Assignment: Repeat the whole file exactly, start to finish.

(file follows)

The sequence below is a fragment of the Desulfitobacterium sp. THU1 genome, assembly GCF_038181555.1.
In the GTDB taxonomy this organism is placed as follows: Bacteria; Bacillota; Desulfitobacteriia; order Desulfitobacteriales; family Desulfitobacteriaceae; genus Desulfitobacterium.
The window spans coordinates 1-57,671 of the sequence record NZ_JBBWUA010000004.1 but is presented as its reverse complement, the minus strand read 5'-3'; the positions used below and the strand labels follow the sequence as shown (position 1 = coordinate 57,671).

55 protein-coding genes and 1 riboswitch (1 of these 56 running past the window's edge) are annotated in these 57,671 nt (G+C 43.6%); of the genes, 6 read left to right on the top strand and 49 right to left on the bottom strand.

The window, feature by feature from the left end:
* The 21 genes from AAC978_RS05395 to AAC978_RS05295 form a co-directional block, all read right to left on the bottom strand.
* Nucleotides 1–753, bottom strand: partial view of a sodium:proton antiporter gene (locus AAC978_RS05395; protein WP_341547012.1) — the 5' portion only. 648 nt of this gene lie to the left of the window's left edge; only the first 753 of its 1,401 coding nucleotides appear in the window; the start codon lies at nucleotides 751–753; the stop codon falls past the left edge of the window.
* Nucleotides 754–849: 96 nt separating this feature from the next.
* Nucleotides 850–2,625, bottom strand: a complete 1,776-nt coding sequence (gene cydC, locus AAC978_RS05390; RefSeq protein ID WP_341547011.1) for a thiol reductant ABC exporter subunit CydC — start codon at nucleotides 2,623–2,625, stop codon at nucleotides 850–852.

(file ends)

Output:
The sequence below is a fragment of the Desulfitobacterium sp. THU1 genome, assembly GCF_038181555.1.
In the GTDB taxonomy this organism is placed as follows: Bacteria; Bacillota; Desulfitobacteriia; order Desulfitobacteriales; family Desulfitobacteriaceae; genus Desulfitobacterium.
The window spans coordinates 1-57,671 of the sequence record NZ_JBBWUA010000004.1 but is presented as its reverse complement, the minus strand read 5'-3'; the positions used below and the strand labels follow the sequence as shown (position 1 = coordinate 57,671).

55 protein-coding genes and 1 riboswitch (1 of these 56 running past the window's edge) are annotated in these 57,671 nt (G+C 43.6%); of the genes, 6 read left to right on the top strand and 49 right to left on the bottom strand.

The window, feature by feature from the left end:
* The 21 genes from AAC978_RS05395 to AAC978_RS05295 form a co-directional block, all read right to left on the bottom strand.
* Nucleotides 1–753, bottom strand: partial view of a sodium:proton antiporter gene (locus AAC978_RS05395; protein WP_341547012.1) — the 5' portion only. 648 nt of this gene lie to the left of the window's left edge; only the first 753 of its 1,401 coding nucleotides appear in the window; the start codon lies at nucleotides 751–753; the stop codon falls past the left edge of the window.
* Nucleotides 754–849: 96 nt separating this feature from the next.
* Nucleotides 850–2,625, bottom strand: a complete 1,776-nt coding sequence (gene cydC, locus AAC978_RS05390; RefSeq protein ID WP_341547011.1) for a thiol reductant ABC exporter subunit CydC — start codon at nucleotides 2,623–2,625, stop codon at nucleotides 850–852.